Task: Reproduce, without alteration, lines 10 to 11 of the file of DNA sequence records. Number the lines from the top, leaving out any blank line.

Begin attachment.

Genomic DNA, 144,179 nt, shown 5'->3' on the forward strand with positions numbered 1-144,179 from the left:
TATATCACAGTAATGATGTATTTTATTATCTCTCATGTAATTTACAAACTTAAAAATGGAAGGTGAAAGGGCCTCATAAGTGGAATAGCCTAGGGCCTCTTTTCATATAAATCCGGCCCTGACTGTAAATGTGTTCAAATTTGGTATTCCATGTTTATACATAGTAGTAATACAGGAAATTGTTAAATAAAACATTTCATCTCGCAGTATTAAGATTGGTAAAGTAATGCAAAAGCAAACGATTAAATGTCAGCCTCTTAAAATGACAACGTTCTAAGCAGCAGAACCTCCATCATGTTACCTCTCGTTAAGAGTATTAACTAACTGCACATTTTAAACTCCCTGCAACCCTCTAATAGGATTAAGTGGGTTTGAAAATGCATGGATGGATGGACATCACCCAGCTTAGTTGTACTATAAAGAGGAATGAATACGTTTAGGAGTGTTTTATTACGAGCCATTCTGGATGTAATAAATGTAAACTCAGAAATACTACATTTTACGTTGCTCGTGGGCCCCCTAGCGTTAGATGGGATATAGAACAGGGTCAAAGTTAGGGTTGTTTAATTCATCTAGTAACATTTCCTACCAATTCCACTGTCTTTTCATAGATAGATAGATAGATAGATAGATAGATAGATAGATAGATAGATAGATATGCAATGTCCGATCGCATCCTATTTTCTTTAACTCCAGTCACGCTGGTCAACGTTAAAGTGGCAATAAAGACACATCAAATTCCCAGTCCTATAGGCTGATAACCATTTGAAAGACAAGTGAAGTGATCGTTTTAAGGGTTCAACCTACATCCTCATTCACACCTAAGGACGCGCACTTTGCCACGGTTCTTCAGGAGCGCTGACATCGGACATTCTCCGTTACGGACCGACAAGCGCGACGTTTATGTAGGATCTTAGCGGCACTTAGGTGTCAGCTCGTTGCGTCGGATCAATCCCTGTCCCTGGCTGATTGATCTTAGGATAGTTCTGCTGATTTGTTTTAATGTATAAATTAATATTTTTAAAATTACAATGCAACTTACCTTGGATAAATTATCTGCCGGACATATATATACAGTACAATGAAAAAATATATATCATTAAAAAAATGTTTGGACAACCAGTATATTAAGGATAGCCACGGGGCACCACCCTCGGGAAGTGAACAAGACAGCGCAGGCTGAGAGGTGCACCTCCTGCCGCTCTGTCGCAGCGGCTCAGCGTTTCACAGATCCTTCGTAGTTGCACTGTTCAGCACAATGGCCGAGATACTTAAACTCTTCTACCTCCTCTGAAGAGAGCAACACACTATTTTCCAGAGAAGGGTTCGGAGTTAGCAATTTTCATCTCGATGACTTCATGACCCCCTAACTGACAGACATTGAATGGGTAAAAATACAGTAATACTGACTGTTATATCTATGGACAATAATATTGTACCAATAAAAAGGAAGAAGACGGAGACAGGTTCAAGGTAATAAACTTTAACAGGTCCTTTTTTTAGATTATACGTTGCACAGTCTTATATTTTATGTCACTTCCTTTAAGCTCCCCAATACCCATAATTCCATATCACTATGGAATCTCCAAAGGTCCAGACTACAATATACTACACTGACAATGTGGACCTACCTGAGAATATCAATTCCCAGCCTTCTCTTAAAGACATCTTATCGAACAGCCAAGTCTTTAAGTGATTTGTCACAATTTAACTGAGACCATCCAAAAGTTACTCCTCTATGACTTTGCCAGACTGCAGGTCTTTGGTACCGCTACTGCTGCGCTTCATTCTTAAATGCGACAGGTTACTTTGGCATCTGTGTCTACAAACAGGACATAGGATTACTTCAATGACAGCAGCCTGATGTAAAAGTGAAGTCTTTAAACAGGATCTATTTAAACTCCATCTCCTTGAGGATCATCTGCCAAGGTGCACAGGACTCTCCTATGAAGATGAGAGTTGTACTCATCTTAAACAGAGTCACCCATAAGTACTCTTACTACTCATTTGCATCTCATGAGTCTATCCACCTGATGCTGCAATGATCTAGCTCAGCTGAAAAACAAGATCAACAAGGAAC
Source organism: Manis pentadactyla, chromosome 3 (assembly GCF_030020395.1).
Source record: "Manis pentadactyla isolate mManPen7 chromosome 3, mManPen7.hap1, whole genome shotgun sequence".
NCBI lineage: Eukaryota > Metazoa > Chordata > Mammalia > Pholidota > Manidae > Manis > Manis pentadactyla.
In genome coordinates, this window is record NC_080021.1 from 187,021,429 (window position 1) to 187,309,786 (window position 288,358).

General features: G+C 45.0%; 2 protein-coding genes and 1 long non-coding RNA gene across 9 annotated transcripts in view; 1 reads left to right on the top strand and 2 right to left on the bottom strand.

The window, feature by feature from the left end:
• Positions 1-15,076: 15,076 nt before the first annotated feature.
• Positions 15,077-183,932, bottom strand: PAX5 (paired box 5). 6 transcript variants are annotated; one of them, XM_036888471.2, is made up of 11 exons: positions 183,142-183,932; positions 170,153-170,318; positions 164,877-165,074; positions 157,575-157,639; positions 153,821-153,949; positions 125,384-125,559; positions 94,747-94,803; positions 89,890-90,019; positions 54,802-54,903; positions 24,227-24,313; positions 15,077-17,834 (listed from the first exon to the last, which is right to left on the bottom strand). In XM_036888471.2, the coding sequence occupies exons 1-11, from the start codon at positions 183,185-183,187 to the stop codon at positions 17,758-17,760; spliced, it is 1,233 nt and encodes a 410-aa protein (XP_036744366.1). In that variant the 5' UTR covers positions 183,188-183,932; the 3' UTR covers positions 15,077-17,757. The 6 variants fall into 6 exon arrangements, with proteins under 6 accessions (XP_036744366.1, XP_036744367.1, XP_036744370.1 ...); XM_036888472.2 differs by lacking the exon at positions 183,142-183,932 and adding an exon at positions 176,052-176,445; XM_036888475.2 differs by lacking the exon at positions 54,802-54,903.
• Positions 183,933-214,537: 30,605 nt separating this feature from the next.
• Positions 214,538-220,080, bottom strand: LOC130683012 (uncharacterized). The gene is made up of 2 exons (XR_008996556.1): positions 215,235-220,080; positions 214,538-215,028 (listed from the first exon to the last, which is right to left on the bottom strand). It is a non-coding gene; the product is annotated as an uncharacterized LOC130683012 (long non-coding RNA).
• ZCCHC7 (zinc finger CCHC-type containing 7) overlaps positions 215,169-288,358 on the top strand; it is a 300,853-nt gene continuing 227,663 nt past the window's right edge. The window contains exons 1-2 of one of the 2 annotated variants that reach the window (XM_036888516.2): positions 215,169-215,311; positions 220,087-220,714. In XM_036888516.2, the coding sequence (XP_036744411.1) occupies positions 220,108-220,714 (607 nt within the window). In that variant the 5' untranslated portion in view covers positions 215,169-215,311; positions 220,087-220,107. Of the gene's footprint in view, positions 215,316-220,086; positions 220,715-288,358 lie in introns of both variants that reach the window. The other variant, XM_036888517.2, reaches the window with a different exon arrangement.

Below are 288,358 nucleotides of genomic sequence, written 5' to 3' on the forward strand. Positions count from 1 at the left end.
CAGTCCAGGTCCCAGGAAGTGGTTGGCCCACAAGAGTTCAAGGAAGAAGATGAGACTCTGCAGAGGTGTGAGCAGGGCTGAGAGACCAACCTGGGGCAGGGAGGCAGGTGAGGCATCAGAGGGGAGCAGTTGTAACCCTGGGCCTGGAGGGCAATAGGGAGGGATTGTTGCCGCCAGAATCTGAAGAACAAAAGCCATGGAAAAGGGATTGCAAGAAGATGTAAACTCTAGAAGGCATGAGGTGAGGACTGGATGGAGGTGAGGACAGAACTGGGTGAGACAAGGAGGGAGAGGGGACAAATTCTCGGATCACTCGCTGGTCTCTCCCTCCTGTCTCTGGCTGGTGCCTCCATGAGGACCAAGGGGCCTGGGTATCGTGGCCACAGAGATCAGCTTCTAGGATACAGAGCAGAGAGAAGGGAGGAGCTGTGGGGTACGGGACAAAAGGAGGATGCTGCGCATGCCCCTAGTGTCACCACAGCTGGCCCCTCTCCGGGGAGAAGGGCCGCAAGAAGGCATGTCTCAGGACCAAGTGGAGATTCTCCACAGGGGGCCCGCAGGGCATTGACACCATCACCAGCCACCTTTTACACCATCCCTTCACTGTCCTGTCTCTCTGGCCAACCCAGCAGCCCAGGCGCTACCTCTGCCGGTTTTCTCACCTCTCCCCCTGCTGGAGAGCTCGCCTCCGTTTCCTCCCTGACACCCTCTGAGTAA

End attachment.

• Positions 15,077-183,932, bottom strand: PAX5 (paired box 5). 6 transcript variants are annotated; one of them, XM_036888471.2, is made up of 11 exons: positions 183,142-183,932; positions 170,153-170,318; positions 164,877-165,074; positions 157,575-157,639; positions 153,821-153,949; positions 125,384-125,559; positions 94,747-94,803; positions 89,890-90,019; positions 54,802-54,903; positions 24,227-24,313; positions 15,077-17,834 (listed from the first exon to the last, which is right to left on the bottom strand). In XM_036888471.2, the coding sequence occupies exons 1-11, from the start codon at positions 183,185-183,187 to the stop codon at positions 17,758-17,760; spliced, it is 1,233 nt and encodes a 410-aa protein (XP_036744366.1). In that variant the 5' UTR covers positions 183,188-183,932; the 3' UTR covers positions 15,077-17,757. The 6 variants fall into 6 exon arrangements, with proteins under 6 accessions (XP_036744366.1, XP_036744367.1, XP_036744370.1 ...); XM_036888472.2 differs by lacking the exon at positions 183,142-183,932 and adding an exon at positions 176,052-176,445; XM_036888475.2 differs by lacking the exon at positions 54,802-54,903.
• Positions 183,933-214,537: 30,605 nt separating this feature from the next.